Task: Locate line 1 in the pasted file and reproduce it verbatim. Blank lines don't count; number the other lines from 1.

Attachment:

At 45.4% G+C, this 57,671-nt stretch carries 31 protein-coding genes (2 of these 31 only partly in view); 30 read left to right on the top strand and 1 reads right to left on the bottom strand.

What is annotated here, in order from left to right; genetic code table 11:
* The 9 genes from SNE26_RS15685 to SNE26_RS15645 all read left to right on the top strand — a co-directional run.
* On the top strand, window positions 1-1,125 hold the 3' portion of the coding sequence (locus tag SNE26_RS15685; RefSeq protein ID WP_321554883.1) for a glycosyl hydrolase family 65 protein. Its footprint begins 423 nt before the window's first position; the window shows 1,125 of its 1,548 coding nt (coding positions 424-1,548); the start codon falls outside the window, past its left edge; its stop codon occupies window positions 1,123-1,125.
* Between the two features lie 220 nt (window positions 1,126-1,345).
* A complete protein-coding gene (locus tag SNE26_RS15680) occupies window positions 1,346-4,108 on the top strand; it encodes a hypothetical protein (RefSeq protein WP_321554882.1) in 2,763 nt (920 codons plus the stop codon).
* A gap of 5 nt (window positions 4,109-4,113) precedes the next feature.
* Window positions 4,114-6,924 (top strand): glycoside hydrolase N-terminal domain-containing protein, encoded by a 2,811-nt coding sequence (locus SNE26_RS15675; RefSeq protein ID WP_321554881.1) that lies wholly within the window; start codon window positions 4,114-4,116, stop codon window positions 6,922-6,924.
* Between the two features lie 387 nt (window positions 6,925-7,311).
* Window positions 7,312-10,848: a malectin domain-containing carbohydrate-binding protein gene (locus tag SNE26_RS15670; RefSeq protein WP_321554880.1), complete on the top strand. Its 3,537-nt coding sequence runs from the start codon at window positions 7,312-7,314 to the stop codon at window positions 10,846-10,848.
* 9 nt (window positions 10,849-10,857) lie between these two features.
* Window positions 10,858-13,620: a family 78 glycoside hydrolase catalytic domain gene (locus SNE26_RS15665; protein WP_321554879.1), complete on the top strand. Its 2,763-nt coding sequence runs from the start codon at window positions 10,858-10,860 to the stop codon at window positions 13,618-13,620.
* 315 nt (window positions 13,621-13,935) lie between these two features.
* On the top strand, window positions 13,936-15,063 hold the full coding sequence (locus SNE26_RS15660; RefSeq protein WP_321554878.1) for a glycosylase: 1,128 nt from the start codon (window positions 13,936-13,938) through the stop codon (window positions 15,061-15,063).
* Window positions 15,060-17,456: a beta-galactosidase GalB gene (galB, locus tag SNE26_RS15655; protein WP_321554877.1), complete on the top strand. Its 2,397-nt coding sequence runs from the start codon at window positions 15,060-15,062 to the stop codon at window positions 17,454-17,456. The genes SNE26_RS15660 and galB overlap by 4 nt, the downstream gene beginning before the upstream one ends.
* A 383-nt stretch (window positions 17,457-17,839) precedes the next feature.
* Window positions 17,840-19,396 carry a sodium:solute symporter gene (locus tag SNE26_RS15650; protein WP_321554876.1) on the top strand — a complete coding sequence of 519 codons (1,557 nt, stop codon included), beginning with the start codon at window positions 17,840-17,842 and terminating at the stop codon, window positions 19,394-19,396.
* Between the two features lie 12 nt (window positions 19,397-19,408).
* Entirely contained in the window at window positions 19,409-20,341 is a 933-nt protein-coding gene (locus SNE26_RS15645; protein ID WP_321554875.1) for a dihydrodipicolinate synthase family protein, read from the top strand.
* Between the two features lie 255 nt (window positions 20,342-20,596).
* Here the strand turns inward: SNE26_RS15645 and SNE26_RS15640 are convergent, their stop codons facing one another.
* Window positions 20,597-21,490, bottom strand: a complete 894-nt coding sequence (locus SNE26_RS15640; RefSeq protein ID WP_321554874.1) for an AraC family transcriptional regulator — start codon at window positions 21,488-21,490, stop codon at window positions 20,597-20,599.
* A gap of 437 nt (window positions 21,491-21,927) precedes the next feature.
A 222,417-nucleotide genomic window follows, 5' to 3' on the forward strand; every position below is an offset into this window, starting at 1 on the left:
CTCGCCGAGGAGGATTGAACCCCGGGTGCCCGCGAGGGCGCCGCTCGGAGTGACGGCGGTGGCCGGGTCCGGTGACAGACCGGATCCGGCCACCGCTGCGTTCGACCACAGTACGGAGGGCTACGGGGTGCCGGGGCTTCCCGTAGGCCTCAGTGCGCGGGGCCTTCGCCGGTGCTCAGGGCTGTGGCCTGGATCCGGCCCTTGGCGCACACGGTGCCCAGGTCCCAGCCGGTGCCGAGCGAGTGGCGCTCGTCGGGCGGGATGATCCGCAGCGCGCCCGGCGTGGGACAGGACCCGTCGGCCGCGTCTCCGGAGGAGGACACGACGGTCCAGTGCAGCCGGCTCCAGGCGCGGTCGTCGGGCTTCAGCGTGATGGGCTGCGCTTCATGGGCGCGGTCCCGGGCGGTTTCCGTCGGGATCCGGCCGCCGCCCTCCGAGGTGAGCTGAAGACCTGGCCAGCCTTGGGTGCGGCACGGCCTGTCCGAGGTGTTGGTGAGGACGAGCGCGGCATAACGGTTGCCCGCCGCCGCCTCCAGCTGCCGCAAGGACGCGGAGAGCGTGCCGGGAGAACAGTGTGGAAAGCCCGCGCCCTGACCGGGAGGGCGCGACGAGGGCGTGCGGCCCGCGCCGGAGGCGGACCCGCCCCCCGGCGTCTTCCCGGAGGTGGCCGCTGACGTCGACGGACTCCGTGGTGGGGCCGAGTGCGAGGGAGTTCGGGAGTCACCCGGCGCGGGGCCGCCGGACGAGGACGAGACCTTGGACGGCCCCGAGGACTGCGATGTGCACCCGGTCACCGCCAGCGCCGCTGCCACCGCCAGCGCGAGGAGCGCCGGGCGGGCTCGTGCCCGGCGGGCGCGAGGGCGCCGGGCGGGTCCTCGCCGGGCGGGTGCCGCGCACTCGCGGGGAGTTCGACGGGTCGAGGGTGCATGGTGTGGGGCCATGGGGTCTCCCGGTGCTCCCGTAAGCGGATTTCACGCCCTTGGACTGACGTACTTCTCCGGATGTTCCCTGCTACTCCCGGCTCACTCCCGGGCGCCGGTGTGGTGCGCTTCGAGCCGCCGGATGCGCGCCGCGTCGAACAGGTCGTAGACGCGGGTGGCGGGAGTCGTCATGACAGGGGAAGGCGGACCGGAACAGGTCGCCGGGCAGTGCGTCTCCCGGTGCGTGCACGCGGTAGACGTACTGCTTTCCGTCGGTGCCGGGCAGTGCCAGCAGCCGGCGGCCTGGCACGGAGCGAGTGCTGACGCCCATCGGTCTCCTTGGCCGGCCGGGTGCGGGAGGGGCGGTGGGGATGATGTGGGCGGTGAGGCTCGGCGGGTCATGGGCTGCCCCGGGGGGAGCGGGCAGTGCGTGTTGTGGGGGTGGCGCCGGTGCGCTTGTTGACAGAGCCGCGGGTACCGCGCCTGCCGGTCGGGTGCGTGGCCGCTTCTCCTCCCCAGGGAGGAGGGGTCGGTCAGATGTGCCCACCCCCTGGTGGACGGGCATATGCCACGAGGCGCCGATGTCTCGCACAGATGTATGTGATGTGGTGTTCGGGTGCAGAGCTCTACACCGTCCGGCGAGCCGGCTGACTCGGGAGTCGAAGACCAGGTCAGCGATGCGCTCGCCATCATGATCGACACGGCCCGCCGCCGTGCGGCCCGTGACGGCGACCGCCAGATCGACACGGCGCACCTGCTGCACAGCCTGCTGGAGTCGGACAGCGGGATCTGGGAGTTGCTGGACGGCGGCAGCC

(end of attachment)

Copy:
At 45.4% G+C, this 57,671-nt stretch carries 31 protein-coding genes (2 of these 31 only partly in view); 30 read left to right on the top strand and 1 reads right to left on the bottom strand.